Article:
Date of Award


Document Type


Degree Name

Doctor of Philosophy (PhD)


Forestry and Environmental Conservation

Committee Member

Christopher Post, Committee Chair

Committee Member

Elena Mikhailova

Committee Member

William Bridges

Committee Member

Mark Schlautman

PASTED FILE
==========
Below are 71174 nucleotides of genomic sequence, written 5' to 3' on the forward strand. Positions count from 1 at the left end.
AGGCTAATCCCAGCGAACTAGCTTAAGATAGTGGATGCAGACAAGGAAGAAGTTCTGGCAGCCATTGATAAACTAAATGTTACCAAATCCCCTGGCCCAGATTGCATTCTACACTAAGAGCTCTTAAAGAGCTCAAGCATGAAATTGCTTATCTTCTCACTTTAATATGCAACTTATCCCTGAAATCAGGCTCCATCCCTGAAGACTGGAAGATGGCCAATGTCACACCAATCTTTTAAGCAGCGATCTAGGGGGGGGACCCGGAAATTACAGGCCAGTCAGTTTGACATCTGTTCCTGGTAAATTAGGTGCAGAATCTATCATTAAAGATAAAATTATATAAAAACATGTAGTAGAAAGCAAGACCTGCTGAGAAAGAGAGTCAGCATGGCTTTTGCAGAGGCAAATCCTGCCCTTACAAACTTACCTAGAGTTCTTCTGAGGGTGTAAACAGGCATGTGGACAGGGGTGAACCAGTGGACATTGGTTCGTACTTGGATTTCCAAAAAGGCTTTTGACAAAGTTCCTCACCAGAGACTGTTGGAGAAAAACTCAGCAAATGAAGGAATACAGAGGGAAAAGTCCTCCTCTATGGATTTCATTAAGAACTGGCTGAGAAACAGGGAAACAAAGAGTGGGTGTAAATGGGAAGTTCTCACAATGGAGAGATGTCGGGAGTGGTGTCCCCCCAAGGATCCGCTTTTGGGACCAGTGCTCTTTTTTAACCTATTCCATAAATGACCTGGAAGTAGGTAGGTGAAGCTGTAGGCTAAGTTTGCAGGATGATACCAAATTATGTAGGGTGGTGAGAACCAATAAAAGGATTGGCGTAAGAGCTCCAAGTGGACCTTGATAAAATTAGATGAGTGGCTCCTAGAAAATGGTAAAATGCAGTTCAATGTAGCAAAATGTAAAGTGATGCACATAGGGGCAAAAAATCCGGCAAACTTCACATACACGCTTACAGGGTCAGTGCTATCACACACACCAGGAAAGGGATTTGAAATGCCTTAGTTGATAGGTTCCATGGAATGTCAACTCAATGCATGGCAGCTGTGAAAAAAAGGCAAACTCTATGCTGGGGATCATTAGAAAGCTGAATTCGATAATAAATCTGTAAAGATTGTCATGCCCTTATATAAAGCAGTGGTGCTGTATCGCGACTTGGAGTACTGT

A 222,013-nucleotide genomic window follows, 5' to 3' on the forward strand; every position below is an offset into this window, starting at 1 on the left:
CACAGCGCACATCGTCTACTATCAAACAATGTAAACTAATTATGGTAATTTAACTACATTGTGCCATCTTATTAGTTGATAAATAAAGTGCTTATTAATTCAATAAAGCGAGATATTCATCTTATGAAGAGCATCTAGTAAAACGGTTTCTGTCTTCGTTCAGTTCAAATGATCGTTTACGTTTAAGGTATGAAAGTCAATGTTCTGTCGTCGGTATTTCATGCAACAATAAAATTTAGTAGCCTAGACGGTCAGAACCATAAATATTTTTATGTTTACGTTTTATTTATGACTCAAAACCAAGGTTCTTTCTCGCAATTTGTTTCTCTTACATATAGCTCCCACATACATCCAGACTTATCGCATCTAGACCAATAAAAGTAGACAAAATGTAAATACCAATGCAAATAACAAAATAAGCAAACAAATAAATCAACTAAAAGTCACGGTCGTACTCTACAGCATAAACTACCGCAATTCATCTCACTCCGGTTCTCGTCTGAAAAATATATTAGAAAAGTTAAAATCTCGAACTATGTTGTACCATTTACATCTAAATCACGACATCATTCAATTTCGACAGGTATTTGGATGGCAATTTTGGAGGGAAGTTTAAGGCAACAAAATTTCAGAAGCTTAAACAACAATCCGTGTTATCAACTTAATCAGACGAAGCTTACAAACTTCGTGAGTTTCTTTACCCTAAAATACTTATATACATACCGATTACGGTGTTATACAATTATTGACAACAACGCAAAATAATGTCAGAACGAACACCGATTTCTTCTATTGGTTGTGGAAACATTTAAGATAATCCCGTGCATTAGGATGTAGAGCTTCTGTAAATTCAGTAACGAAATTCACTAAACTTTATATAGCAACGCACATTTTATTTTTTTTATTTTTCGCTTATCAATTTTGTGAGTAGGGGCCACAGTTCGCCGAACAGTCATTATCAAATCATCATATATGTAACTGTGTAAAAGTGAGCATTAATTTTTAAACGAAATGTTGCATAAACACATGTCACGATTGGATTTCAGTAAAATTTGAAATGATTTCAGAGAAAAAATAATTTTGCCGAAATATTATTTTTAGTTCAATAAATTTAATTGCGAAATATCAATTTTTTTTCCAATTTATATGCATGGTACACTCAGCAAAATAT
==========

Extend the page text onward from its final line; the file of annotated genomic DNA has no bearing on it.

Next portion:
Forests cover over one-third of the planet and provide unmeasurable benefits to the ecosystem. Forest managers have collected and processed countless amounts of data for use in studying, planning, and management of these forests. Data collection has evolved from completely manual operations to the incorporation of technology that has increased the efficiency of data collection and decreased overall costs. Many technological advances have been made that can be incorporated into natural resources disciplines. Laser measuring devices, handheld data collectors and more recently, unmanned aerial vehicles, are just a few items that are playing a major role in the way data is managed and collected. Field hardware has also been aided with new and improved mobile and computer software. Over the course of this study, field technology along with computer advancements have been utilized to aid in forestry and arboricultural applications. Three-dimensional point cloud data that represent tree shape and height were extracted and examined for accuracy. Traditional fieldwork collection (tree height, tree diameter and canopy metrics) was derived from remotely sensed data by using new modeling techniques which will result in time and cost savings. Using high resolution aerial photography, individual tree species are classified to support tree inventory development. Point clouds were used to create digital elevation models (DEM) which can further be used in hydrology analysis, slope, aspect, and hillshades. Digital terrain models (DTM) are in geographic information system (GIS), and along with DEMs, used to create canopy height models (CHM). The results of this study can enhance how the data are utilized and prompt further research and new initiatives that will improve and garner new insight for the use of remotely sensed data in forest management.



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